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DEFINITIONS AND EPIDEMIOLOGY

A child presenting with recurrent respiratory infections or radiographic abnormalities poses a common diagnostic problem for general pediatricians and pulmonary specialists alike. Pneumonia can be described in both clinical and radiographic terms. The World Health Organization (WHO) defines pneumonia clinically as cough or dyspnea in association with labored breathing or tachypnea, and radiographically as an opacity occupying at least part of a single lobe and up to the entire lung.1,2 The incidence of pneumonia in developed countries is approximately 3–3.6 children per 100, whereas in developing countries, it can reach as high as 40 per 100 children.3 Recurrent pneumonia has been defined as two episodes in 1 year or three in a lifetime, with radiographic clearing between episodes.4 It should be differentiated from persistent pneumonia, which is defined as continuation of symptoms and radiologic changes for 6 weeks or more despite treatment.5 While the incidence of recurrent pneumonia among large populations of children is unknown, a retrospective cohort study of approximately 30,000 German children aged 5–7 years estimated the prevalence of recurrent pneumonia, defined as three or more episodes in a lifetime, to be 7.7%.6

Several series have described the frequency and leading causes of recurrent pneumonia. These studies demonstrate that most children with recurrent pneumonia have an identifiable cause for their recurring symptoms. The most common cause, however, varies with the characteristics of the population of children studied, whether inpatient or outpatient, referred to a subspecialty or general pediatric service, or from developed or developing countries. In a 10-year review of hospital records at a tertiary care children’s hospital in Canada, 238 (8%) of 2952 children with pneumonia met criteria for recurrent pneumonia (twice in one year or at least three episodes during their lifetime); 92% of the children with recurrent pneumonia had an identifiable underlying cause.7 These included oropharyngeal incoordination with aspiration (48%), immune disorders (10%), congenital cardiac defects (9%), asthma (8%), pulmonary anomalies (8%), gastroesophageal reflux (5%), and sickle cell disease (4%). Similarly, Ciftci et al.8 reviewed all children admitted to the pediatric infectious disease service of a tertiary care hospital in Turkey. Children without radiographic diagnostic confirmation were excluded from analysis, as were those with cystic fibrosis or congenital heart disease. Nine percent of 288 patients met the criteria and underlying disease was identified in 85% of patients. While the proportion of children with recurrent pneumonia and those with identified underlying causes were similar in both studies, the frequency of etiologies was different; in the latter study asthma occurred in 32% and swallowing dysfunction was present in only 3%.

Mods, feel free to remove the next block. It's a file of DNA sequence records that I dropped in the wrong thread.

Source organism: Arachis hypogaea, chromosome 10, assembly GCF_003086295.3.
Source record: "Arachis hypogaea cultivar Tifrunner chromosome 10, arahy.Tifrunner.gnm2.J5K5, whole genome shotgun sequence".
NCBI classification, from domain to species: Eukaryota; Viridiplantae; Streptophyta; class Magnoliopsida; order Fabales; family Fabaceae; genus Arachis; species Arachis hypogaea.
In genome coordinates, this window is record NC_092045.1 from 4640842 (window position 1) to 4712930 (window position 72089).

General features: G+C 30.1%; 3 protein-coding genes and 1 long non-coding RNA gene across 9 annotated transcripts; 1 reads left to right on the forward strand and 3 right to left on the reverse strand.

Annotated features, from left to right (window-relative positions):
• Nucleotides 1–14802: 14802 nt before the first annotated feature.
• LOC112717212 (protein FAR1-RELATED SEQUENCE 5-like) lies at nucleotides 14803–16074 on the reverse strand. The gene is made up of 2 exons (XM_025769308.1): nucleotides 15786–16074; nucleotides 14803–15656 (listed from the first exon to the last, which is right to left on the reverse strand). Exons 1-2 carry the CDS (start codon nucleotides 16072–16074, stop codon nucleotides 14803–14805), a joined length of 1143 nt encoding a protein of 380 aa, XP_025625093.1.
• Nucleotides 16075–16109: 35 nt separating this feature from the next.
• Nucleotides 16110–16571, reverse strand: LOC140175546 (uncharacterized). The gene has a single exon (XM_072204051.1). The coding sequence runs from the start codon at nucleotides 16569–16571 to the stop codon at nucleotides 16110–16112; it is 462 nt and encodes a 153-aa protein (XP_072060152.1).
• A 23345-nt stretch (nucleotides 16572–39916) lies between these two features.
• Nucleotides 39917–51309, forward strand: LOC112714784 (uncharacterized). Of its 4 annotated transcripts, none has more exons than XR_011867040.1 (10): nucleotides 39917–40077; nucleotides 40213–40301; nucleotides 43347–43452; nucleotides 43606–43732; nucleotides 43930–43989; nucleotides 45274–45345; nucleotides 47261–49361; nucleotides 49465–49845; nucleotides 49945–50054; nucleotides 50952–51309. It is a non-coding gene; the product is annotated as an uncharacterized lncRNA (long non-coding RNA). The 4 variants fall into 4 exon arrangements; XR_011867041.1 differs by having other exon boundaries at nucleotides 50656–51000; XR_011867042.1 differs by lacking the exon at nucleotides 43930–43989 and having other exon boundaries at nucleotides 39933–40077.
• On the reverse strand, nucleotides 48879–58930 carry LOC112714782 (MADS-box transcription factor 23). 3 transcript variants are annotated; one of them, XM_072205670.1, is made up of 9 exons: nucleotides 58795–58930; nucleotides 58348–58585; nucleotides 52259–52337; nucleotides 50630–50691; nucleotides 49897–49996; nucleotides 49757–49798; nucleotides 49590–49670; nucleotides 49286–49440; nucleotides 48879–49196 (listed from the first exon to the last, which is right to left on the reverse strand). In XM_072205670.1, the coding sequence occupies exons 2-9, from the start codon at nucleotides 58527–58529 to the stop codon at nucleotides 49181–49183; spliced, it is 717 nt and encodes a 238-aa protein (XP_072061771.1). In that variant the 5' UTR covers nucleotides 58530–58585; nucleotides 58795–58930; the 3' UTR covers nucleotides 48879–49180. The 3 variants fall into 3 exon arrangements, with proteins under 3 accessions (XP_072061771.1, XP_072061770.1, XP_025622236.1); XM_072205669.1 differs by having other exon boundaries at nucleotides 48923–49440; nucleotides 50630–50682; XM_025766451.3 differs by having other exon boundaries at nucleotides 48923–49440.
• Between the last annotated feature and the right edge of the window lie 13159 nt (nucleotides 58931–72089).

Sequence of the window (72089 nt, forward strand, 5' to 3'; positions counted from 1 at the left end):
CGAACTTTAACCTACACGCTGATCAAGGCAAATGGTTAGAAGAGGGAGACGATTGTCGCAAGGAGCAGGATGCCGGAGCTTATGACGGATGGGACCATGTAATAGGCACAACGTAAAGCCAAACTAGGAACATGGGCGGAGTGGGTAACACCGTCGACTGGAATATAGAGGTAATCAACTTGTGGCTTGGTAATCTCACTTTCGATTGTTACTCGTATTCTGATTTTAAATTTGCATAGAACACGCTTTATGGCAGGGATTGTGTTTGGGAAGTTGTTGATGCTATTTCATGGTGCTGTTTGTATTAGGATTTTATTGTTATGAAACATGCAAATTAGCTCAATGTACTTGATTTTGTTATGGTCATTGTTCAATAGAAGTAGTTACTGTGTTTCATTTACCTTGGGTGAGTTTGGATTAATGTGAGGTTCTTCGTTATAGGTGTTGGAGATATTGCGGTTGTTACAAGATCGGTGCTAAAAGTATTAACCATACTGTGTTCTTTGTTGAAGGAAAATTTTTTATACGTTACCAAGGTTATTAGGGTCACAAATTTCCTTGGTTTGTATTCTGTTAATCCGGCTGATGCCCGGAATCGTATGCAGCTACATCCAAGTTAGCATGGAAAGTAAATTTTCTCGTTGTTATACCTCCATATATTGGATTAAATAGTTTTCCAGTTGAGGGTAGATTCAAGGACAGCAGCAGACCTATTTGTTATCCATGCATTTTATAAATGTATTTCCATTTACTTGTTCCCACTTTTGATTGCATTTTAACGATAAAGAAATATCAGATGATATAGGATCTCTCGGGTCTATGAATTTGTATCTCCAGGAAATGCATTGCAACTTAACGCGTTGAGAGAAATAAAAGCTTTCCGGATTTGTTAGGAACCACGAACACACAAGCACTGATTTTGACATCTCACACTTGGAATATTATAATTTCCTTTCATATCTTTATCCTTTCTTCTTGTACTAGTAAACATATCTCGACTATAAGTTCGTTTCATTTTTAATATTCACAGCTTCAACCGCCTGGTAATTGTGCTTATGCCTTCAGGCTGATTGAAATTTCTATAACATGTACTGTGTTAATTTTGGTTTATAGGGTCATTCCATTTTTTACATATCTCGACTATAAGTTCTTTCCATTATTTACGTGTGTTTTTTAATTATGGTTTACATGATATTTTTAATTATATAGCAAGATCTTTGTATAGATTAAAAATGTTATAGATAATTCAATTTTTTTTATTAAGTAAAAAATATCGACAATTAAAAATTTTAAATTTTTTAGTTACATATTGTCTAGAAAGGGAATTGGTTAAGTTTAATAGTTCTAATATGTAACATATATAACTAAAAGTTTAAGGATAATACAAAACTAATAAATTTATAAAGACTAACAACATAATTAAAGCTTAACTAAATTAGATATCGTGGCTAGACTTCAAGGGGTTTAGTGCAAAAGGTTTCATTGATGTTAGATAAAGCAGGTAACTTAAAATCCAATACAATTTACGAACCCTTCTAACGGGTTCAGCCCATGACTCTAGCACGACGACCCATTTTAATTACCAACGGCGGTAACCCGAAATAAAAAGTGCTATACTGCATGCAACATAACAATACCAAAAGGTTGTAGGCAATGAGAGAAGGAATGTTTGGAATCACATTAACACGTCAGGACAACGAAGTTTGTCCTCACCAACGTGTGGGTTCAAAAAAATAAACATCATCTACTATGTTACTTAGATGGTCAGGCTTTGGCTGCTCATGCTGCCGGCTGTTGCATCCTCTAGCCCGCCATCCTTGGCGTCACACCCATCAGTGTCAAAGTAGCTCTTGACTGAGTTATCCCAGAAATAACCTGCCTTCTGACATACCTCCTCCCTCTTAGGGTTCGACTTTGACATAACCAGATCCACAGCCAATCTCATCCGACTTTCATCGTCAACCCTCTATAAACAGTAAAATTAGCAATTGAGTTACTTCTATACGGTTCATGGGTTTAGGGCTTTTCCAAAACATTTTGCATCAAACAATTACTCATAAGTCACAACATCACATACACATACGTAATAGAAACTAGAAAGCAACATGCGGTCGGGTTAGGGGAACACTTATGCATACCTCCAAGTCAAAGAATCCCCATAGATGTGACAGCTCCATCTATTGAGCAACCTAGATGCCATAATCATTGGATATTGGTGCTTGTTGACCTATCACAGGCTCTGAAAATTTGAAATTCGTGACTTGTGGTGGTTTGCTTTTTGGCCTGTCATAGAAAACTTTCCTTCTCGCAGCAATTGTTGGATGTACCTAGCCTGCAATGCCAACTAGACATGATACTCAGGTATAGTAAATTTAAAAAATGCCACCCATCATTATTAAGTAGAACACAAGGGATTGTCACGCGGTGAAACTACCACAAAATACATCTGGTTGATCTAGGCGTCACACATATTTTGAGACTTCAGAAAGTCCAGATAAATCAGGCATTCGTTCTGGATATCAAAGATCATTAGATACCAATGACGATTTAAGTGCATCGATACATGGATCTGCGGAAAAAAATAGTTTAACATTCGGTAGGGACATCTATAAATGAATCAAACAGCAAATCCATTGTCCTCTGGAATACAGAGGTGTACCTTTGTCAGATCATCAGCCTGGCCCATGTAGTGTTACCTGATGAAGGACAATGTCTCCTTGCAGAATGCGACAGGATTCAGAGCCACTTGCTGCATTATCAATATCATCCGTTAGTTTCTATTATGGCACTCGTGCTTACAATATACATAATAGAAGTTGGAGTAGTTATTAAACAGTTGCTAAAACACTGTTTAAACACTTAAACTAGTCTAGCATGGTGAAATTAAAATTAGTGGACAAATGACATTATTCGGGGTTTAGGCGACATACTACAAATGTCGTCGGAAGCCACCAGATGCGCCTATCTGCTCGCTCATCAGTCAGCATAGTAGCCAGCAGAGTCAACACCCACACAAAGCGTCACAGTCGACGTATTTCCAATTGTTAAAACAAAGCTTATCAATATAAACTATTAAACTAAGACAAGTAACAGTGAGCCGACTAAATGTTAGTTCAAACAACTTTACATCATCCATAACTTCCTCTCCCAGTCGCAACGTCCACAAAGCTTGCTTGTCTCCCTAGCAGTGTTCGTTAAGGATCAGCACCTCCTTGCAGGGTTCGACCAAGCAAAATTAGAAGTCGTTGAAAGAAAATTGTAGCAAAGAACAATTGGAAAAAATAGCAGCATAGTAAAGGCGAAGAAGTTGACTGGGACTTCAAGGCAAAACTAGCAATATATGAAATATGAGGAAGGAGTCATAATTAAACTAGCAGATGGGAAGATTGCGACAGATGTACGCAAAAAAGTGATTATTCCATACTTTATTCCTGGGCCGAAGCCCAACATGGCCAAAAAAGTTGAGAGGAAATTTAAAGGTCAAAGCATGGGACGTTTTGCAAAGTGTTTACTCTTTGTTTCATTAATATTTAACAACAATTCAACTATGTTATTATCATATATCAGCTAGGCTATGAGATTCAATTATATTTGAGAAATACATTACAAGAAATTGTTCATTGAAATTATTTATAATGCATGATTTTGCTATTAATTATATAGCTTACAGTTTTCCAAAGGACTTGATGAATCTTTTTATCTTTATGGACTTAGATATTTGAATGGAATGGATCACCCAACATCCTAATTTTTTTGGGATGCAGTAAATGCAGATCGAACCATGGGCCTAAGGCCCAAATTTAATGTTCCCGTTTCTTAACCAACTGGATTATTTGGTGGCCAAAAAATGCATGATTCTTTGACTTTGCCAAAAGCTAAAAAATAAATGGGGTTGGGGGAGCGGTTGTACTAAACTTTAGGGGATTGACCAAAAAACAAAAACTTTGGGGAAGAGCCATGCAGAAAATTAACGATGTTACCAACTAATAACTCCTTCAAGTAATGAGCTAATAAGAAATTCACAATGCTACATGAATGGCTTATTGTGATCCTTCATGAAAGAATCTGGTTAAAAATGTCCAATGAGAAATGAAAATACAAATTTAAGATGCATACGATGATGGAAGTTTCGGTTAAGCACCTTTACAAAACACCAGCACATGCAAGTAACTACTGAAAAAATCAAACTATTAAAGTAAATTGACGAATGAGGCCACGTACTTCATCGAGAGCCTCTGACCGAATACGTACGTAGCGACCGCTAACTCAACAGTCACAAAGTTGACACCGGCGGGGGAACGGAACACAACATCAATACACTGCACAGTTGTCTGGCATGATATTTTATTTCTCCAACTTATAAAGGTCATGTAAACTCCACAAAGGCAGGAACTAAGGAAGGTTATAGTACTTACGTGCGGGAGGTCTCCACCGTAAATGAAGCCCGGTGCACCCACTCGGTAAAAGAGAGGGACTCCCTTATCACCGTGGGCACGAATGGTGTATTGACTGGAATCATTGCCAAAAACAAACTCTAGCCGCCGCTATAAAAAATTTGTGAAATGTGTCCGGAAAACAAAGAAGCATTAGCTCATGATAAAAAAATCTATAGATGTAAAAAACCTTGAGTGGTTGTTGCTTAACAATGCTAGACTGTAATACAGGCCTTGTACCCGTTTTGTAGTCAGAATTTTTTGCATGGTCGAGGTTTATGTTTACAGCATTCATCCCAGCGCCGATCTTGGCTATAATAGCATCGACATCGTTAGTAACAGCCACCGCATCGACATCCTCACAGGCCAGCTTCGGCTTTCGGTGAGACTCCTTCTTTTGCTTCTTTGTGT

Among those children with recurrent pneumonia evaluated on an outpatient basis, the majority also have an identified underlying cause. Lodha et al9 reviewed all children presenting to a pediatric pulmonary clinic in New Delhi, India, in a 4-year period. Children who met clinical criteria and had radiographic confirmation of pneumonia were included; ...

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